How Much Will You Pay for AI?
Dear Studio Fam,
This week we spotlight product developments from Apple which up the stakes in their competition with Google, highlight one more new product from CES, and review new tech layoffs amidst the Great Tech Reset. But there’s plenty of positive economic news on the horizon, including impending monetization of the biggest player in generative AI. Finally, we take a look at a massive private startup’s valuation struggles and learn a little more about how companies with stock options must comply with regulation.
Apple Launches Business Connect To Power Revamped Apple Maps
In the early days of iOS, Google had a deal with Apple to feature Google Maps as the default map on every iPhone. While Google still pays Apple billions of dollars in “distribution” fees for its search to be the iOS default, Apple has long defaulted the iOS map experience to its own Apple Maps product. Unfortunately for many users, Apple Maps was inferior to Google Maps in data quality and sometimes even with the speed at which its navigation system could react while driving. But today’s Apple Maps is now on par with Google Maps, or even superior according to some users.
Now Apple Maps is about to become a lot more relevant with the launch of Apple Business Connect, “a free tool that allows businesses of all sizes to claim their location place cards and customize the way key information appears to more than a billion Apple users across Apple Maps, Messages, Wallet, Siri, and other apps,” according to Apple. While the fundamental user experience of Apple Maps has significantly improved, it was not possible until now for local businesses to easily customize their contact information, store hours, and other pertinent business information as displayed inside of Apple Maps.
Studio Byte Of The Week
The Consumer Electronics Show has ended, and one of the more compelling (but probably useless) demos came from Howie Mandel for the Proto Hologram Box.
ChatGPT Professional Coming Soon
The honeymoon phase of ChatGPT is likely coming to an end soon: get ready to start paying for continued access to the generative AI copy system, according to tweets by OpenAI President Greg Brockman. Users interested in getting early access to the “professional” version of ChatGPT can fill out this form. Ironically, the company is using a Google Form to collect early customer information despite Microsoft’s multi-billion dollar investment.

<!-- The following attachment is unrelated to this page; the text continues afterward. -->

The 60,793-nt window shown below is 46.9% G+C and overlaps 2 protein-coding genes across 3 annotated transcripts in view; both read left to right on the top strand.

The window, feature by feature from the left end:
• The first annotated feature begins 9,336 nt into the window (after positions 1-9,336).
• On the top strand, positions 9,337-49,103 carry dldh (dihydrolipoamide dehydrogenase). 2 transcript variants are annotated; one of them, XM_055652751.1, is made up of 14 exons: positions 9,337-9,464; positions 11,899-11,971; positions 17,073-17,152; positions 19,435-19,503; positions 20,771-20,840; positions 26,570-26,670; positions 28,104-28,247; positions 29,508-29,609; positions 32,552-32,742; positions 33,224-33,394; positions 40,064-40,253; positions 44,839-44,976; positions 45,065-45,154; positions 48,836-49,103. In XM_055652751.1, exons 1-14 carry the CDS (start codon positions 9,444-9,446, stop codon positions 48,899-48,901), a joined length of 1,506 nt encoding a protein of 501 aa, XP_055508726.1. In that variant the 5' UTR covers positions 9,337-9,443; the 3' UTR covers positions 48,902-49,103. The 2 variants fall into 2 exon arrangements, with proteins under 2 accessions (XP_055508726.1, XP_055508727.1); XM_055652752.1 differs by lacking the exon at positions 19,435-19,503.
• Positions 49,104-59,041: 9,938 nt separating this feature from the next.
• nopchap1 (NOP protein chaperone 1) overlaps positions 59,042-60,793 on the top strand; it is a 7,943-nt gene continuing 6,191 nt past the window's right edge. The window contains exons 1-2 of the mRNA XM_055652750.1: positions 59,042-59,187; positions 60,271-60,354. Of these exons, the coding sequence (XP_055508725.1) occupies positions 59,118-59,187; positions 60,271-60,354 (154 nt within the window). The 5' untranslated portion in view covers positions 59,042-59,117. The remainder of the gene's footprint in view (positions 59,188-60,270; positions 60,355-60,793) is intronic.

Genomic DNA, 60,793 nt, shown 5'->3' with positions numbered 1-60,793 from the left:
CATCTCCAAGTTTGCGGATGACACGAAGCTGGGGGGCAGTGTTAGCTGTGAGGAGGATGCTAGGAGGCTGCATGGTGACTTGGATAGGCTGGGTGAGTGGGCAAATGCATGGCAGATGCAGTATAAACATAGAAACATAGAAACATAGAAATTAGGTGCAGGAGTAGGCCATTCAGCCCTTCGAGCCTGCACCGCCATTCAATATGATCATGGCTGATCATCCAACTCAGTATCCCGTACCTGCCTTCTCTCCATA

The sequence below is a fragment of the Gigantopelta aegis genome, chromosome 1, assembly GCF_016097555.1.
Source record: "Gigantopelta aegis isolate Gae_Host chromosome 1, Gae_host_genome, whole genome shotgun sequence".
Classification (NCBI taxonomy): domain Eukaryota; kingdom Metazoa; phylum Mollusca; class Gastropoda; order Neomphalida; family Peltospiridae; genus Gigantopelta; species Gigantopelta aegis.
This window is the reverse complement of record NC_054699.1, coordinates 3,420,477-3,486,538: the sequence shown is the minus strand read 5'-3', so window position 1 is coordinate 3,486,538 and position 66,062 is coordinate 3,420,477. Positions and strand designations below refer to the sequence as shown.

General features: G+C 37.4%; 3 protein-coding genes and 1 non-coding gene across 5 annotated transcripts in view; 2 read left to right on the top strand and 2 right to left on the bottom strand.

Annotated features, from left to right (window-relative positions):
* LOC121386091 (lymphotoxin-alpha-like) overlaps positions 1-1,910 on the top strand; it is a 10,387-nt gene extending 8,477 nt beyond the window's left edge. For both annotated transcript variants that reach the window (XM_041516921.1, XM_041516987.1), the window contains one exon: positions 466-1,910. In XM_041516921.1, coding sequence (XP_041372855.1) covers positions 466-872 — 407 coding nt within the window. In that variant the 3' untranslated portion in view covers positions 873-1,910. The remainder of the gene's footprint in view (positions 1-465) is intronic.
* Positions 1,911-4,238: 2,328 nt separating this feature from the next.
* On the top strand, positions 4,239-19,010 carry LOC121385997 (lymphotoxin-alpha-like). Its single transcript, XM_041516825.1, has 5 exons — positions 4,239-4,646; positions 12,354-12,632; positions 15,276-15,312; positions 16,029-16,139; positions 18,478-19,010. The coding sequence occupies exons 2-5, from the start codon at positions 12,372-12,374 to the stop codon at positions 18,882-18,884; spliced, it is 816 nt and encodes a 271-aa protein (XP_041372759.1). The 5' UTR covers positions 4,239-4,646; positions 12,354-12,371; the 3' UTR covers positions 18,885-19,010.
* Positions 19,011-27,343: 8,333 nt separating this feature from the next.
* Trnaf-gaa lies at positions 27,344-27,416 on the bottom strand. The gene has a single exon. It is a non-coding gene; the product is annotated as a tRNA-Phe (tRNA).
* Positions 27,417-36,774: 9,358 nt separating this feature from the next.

The ChatGPT team is under a lot of pressure to monetize what is known to be an extremely expensive service to operate. Each ChatGPT query allegedly costs upwards of 3 cents due to the language model’s extensive utilization of expensive cloud infrastructure. Most of the questions on the form relate to pricing sensitivity, indicating that the ChatGPT team is still trying to figure out how to properly price their system. With entry-level access to similar systems like Jasper.ai starting at around $100 per month, the ChatGPT team will probably have no problem finding many willing buyers of its superior service.
More tech companies have announced layoffs, despite evidence the US will avoid a recession:
- Salesforce confirms parting with 10% of its staff
- Coinbase has cut 18% of its remaining staff after significant cuts last summer.
- Parler, the conservative social media site, let go 75% of its staff after an acquisition by Kanye West fell through.
- Verily, Google’s health sciences division, cuts 15% of staff
- Anywhere iBuyers has let go at least 11% of its workforce since June 11
- Carta lays off 10% of staff, 18 months after its last staff cuts
What’s a 409A? Stripe Cuts Internal Valuation
If you’ve ever run a company with a stock options program, you’ll be familiar with the 409A valuation process set by the IRS. If your stock ends up being worth something, you will calculate your tax bill based on the value assigned during the 409A process. This process is particularly important for startups with large valuations like Stripe, which has seen its capitalization in the tens of billions of several years.
Unfortunately for some Stripe stockholders, their latest 409A process led to another reduction in value. The 409A process must be run by a neutral third party who uses public market comparables to determine a fair market value for the target company. That means that even private companies like Stripe – who have not yet debuted their stock to retail investors – are subject to the swings of the public stock market. Big public fintechs like Shopify, Block, and Paypal have all seen significant hits to their stock prices. And that means Stripe investors must take a similar write down. But don’t worry too much: Stripe is still worth $63 billion.